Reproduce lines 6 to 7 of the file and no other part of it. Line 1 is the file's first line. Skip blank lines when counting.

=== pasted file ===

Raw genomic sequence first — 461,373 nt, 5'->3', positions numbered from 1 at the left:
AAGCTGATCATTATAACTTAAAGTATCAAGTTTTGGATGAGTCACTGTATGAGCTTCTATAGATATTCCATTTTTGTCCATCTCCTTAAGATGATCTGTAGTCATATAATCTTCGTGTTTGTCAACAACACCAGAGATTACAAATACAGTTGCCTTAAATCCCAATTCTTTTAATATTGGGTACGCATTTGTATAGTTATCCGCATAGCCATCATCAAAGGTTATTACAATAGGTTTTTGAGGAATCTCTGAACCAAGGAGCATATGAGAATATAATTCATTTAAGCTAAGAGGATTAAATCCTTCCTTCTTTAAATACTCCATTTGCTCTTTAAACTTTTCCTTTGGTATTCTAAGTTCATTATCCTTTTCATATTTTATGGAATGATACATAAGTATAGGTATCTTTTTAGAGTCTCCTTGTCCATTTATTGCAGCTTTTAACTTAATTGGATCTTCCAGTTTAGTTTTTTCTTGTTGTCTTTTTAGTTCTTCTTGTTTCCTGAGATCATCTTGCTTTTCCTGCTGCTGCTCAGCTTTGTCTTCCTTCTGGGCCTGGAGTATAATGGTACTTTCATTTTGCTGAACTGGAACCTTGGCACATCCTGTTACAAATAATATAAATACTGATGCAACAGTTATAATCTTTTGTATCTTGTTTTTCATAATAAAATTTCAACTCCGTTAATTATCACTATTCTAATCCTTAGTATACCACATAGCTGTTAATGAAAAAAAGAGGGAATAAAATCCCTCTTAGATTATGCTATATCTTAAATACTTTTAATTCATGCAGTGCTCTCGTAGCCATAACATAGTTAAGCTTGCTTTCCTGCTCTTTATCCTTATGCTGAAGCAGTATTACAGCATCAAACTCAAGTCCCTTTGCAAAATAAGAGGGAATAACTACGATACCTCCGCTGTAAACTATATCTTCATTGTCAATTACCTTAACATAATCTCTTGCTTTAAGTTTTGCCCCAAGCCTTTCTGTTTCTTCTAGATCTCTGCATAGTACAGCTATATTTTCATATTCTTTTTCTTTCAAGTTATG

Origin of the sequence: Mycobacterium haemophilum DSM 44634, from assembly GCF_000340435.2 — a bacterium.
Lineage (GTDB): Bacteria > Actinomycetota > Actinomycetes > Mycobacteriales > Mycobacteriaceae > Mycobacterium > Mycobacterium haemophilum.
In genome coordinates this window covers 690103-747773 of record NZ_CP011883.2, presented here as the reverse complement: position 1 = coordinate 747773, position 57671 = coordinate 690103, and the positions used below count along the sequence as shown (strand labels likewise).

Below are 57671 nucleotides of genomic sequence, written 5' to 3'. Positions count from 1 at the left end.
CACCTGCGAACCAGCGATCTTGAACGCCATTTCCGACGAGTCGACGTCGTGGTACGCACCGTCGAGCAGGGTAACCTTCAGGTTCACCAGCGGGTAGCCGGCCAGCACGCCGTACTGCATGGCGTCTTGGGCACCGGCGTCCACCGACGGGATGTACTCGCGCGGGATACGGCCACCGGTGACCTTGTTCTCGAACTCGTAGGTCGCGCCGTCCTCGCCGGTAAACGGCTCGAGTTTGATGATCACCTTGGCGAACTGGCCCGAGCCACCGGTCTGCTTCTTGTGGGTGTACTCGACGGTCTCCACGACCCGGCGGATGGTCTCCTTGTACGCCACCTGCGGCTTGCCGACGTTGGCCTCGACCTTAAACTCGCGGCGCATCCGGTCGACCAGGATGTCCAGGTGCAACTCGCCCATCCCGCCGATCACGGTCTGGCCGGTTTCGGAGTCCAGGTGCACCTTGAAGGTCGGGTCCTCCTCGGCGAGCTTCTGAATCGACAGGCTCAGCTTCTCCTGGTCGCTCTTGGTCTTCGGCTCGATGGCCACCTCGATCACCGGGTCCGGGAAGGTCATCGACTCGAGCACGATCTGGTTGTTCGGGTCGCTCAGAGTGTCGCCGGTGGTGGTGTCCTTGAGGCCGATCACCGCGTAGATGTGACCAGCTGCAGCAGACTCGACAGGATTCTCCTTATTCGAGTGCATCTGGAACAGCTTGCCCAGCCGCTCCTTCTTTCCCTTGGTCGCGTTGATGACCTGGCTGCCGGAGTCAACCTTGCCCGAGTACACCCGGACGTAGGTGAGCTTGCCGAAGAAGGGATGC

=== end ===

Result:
Below are 57671 nucleotides of genomic sequence, written 5' to 3'. Positions count from 1 at the left end.
CACCTGCGAACCAGCGATCTTGAACGCCATTTCCGACGAGTCGACGTCGTGGTACGCACCGTCGAGCAGGGTAACCTTCAGGTTCACCAGCGGGTAGCCGGCCAGCACGCCGTACTGCATGGCGTCTTGGGCACCGGCGTCCACCGACGGGATGTACTCGCGCGGGATACGGCCACCGGTGACCTTGTTCTCGAACTCGTAGGTCGCGCCGTCCTCGCCGGTAAACGGCTCGAGTTTGATGATCACCTTGGCGAACTGGCCCGAGCCACCGGTCTGCTTCTTGTGGGTGTACTCGACGGTCTCCACGACCCGGCGGATGGTCTCCTTGTACGCCACCTGCGGCTTGCCGACGTTGGCCTCGACCTTAAACTCGCGGCGCATCCGGTCGACCAGGATGTCCAGGTGCAACTCGCCCATCCCGCCGATCACGGTCTGGCCGGTTTCGGAGTCCAGGTGCACCTTGAAGGTCGGGTCCTCCTCGGCGAGCTTCTGAATCGACAGGCTCAGCTTCTCCTGGTCGCTCTTGGTCTTCGGCTCGATGGCCACCTCGATCACCGGGTCCGGGAAGGTCATCGACTCGAGCACGATCTGGTTGTTCGGGTCGCTCAGAGTGTCGCCGGTGGTGGTGTCCTTGAGGCCGATCACCGCGTAGATGTGACCAGCTGCAGCAGACTCGACAGGATTCTCCTTATTCGAGTGCATCTGGAACAGCTTGCCCAGCCGCTCCTTCTTTCCCTTGGTCGCGTTGATGACCTGGCTGCCGGAGTCAACCTTGCCCGAGTACACCCGGACGTAGGTGAGCTTGCCGAAGAAGGGATGC